In a nutshell, we rescue quality material otherwise heading for landfill, recycle it with our customised, second-hand machinery, then process it in innovative ways, and presto!—premium performance eco products.
How we make it
First, we procure a carefully selected mixture of clean, recycled wool yarn waste from textile mills, as well as some tail-end waste new sheep's wool, as well as returning Terra Lana off-cut waste from both our factory and from building sites.
Our specialised machinery separates the fibres, blends them with polyester, then layers it all together into many thin sheets to build up the insulation. We use the non-toxic polyester—mostly recycled from PET bottles—to melt bond the wool fibre together because it is a safer and more environmentally friendly ingredient than commercial glues.
The resulting thick blanket passes through an oven gently melting the polyester fibres to form a dimensionally stable, durable product.
And our other products?
Our landscaping textiles and furniture blankets are made in a similar way, but without the polyester bonding—instead, they are 'knitted' together using a hooked needle punching process that knots the fibres together. Depending on the product, the wool may be blended with other natural fibre for optimal characteristics.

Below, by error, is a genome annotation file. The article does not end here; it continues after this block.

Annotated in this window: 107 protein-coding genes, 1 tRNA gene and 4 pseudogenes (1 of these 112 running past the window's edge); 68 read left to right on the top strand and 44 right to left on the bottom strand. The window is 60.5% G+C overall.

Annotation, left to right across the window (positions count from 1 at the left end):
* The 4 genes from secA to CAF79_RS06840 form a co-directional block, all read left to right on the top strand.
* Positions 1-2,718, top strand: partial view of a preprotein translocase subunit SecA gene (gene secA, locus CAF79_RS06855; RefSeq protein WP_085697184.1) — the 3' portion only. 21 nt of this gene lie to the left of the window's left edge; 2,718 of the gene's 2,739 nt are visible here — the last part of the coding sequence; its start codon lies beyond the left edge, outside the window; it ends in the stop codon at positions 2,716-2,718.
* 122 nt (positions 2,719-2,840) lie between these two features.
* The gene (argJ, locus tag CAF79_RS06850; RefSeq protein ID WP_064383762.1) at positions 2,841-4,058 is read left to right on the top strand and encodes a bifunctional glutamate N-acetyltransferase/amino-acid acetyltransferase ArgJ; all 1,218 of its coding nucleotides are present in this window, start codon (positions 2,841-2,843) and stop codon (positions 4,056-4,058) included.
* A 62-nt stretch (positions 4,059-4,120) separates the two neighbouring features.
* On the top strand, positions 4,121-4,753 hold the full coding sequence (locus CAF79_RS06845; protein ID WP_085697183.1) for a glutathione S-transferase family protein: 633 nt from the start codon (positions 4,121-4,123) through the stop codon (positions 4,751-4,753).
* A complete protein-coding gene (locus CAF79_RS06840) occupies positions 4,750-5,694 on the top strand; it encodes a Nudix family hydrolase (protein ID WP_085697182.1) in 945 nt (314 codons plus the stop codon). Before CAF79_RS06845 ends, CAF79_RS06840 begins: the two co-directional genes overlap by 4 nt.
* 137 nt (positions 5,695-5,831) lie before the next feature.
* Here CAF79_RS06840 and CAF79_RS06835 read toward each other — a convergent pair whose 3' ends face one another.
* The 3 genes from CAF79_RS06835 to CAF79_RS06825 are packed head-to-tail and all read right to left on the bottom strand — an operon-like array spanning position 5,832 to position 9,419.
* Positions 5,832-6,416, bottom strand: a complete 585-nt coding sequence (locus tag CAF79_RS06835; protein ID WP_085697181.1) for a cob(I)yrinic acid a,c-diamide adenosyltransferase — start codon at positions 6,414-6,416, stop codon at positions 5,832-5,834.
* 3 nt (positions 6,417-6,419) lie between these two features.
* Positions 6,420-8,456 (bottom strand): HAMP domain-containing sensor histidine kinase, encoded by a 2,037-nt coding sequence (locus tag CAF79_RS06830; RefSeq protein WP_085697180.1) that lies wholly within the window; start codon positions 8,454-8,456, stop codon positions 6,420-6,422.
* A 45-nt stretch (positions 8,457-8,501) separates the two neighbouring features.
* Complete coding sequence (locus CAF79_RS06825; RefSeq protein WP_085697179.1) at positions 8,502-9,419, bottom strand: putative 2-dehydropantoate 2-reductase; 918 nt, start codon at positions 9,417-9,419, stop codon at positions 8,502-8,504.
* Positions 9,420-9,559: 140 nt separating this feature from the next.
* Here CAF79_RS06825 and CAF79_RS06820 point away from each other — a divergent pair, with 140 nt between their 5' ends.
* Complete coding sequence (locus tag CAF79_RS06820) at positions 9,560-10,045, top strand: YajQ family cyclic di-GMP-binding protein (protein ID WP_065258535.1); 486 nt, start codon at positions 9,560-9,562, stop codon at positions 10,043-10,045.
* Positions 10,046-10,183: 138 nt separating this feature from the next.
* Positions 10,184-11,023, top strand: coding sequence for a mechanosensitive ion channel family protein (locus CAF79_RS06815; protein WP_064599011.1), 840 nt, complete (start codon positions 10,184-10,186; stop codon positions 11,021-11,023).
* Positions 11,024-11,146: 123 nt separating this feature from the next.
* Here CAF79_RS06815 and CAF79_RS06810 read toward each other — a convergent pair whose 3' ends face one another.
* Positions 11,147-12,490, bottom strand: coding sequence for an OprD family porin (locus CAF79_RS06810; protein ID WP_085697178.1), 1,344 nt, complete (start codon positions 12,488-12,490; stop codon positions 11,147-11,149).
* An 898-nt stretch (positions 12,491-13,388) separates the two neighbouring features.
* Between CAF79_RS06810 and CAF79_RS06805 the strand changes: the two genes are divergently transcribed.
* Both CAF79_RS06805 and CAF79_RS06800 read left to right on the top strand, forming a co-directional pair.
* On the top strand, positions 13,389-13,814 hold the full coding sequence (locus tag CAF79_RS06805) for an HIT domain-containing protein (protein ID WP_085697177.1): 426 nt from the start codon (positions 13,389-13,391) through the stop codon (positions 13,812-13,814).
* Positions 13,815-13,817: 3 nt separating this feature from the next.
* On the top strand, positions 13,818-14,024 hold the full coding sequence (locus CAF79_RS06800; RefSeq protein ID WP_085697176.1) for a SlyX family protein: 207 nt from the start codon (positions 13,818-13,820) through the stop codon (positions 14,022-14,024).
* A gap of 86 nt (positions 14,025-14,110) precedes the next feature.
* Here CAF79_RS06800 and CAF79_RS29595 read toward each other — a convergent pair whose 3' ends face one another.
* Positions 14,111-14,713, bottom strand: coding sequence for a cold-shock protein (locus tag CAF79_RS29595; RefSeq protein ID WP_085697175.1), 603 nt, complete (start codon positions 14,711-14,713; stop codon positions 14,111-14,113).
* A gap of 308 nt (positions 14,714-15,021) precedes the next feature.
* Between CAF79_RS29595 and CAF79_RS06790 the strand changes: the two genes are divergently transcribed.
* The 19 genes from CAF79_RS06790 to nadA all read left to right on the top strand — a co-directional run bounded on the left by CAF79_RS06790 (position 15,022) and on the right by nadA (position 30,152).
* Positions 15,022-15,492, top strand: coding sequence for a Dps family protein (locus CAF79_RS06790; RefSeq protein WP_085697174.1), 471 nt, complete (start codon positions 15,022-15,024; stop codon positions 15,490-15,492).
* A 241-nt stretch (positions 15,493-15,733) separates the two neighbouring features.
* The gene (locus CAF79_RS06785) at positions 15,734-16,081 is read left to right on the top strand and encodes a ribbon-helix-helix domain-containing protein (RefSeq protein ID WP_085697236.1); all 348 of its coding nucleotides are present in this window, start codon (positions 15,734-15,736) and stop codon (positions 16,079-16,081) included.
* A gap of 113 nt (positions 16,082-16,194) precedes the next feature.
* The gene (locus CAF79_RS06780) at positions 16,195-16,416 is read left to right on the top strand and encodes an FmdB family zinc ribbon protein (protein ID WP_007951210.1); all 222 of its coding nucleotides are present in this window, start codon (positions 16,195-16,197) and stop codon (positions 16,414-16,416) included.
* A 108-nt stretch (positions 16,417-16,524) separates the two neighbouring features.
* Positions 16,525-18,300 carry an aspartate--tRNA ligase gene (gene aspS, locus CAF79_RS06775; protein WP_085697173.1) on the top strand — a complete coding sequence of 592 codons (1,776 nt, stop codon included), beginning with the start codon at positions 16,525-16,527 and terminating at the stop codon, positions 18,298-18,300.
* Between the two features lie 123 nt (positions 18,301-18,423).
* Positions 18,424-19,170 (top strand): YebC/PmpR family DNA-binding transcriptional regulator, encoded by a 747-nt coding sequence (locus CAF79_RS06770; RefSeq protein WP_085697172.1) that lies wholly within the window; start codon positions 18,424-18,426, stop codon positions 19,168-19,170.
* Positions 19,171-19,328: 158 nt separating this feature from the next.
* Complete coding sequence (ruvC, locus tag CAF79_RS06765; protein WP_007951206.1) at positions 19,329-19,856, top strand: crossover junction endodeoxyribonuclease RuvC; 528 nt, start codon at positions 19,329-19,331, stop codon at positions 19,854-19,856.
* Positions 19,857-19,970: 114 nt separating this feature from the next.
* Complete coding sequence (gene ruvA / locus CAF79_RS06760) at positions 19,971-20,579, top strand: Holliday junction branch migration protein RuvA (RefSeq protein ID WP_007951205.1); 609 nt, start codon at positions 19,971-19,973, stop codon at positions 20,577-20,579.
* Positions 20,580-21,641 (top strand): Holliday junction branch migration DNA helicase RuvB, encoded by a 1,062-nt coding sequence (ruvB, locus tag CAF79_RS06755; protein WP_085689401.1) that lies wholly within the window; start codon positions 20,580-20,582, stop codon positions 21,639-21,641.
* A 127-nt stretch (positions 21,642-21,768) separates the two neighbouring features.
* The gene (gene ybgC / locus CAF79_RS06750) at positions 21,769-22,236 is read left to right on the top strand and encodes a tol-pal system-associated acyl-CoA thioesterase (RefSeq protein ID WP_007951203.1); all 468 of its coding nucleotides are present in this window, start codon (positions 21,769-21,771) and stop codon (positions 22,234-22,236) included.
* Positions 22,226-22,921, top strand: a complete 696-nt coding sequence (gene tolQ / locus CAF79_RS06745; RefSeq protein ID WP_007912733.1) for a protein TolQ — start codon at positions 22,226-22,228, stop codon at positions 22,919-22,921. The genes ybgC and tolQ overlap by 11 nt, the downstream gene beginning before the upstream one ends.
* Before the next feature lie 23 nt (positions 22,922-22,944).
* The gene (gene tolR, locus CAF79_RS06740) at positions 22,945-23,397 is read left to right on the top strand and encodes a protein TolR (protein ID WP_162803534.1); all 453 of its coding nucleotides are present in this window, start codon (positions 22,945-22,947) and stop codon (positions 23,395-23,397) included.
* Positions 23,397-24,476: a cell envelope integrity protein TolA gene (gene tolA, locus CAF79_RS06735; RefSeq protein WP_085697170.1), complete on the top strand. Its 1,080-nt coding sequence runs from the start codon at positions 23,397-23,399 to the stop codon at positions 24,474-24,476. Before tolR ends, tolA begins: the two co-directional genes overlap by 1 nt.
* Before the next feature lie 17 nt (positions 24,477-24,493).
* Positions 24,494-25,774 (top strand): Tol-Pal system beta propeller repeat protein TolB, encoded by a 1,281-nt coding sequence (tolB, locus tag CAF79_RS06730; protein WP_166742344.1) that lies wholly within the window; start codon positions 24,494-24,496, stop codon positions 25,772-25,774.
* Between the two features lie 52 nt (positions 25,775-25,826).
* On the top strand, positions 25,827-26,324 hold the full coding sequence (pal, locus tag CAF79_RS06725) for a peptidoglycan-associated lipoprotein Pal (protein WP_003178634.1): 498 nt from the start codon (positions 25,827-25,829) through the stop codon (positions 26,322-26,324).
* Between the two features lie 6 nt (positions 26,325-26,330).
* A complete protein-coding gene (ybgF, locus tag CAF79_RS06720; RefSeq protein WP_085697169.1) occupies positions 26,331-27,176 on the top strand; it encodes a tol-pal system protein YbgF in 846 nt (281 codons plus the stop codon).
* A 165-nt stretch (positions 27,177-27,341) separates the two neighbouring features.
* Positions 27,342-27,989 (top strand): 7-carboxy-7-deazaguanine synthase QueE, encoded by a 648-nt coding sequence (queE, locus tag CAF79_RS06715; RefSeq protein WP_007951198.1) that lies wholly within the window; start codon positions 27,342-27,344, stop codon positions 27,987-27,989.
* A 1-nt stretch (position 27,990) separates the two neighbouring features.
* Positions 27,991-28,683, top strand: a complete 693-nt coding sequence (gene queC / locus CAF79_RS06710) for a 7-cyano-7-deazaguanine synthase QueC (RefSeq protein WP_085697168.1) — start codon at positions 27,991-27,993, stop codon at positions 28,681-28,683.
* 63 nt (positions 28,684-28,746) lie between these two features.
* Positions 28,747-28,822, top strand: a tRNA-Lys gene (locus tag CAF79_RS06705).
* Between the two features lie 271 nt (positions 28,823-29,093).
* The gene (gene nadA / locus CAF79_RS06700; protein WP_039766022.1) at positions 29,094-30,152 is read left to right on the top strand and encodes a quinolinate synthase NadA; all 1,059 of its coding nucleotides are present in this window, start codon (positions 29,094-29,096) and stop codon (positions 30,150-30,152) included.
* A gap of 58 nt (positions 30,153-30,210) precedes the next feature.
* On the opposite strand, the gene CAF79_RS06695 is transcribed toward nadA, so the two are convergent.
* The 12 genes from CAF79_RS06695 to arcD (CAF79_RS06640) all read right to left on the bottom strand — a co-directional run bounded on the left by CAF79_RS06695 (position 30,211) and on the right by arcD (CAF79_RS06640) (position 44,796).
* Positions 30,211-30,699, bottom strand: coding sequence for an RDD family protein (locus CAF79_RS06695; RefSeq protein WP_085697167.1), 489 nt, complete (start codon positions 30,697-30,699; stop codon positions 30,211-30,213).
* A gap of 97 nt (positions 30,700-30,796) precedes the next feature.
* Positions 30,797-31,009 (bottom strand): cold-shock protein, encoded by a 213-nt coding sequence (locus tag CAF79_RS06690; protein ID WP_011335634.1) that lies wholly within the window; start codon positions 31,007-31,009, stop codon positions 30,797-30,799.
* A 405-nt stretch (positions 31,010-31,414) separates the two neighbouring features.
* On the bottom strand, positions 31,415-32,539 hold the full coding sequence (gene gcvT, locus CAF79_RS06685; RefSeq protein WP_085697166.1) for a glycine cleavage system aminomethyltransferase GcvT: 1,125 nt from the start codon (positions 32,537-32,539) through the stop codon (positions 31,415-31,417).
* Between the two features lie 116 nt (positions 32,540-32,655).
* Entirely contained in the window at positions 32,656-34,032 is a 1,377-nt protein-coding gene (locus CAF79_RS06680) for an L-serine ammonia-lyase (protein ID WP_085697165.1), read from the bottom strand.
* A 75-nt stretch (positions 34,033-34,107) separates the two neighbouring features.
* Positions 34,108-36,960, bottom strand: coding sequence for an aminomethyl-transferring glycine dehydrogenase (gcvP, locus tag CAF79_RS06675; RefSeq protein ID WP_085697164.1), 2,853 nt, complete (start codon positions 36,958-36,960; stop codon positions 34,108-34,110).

Around 380kgs a week of Terra Lana off-cuts returned to our facility and recycled!
Linear manufacturing processes are a mounting problem. Increasingly, industries need to find more circular ways to manufacture. That means making things in a way that doesn't deplete limited resources and or produce landfill waste at the end of a products' life.
Here's our 'closed-loop' circular manufacturing process.
- Wool from hardworking Kiwi sheep—a renewable natural and local resource—begins the cycle.
- Waste yarn is reclaimed from the wool carpet and textile manufacturing industry
- We blend it with polyester—sourced from recycled PET bottles as much as possible
- It's all manufactured in our purpose-built local facilities
- Off-cuts and waste from the process and from construction sites are reclaimed to the factory to re-enter the cycle